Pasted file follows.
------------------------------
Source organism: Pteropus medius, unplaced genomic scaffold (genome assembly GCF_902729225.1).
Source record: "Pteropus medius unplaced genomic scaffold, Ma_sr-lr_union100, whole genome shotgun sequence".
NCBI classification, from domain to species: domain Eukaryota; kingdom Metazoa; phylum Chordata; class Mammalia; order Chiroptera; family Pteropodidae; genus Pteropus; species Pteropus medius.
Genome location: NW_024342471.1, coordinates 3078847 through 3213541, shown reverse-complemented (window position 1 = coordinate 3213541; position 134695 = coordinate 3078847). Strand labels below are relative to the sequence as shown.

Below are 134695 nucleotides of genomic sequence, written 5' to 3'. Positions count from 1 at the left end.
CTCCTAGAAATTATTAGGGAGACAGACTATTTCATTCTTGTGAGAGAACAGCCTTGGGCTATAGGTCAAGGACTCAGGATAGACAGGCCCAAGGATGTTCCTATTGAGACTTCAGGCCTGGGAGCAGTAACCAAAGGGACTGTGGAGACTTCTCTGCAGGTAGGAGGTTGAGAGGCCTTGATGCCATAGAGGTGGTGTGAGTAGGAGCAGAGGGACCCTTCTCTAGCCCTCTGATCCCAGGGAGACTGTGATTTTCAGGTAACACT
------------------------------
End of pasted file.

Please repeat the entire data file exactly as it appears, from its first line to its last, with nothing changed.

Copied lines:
Source organism: Pteropus medius, unplaced genomic scaffold (genome assembly GCF_902729225.1).
Source record: "Pteropus medius unplaced genomic scaffold, Ma_sr-lr_union100, whole genome shotgun sequence".
NCBI classification, from domain to species: domain Eukaryota; kingdom Metazoa; phylum Chordata; class Mammalia; order Chiroptera; family Pteropodidae; genus Pteropus; species Pteropus medius.
Genome location: NW_024342471.1, coordinates 3078847 through 3213541, shown reverse-complemented (window position 1 = coordinate 3213541; position 134695 = coordinate 3078847). Strand labels below are relative to the sequence as shown.

Below are 134695 nucleotides of genomic sequence, written 5' to 3'. Positions count from 1 at the left end.
CTCCTAGAAATTATTAGGGAGACAGACTATTTCATTCTTGTGAGAGAACAGCCTTGGGCTATAGGTCAAGGACTCAGGATAGACAGGCCCAAGGATGTTCCTATTGAGACTTCAGGCCTGGGAGCAGTAACCAAAGGGACTGTGGAGACTTCTCTGCAGGTAGGAGGTTGAGAGGCCTTGATGCCATAGAGGTGGTGTGAGTAGGAGCAGAGGGACCCTTCTCTAGCCCTCTGATCCCAGGGAGACTGTGATTTTCAGGTAACACT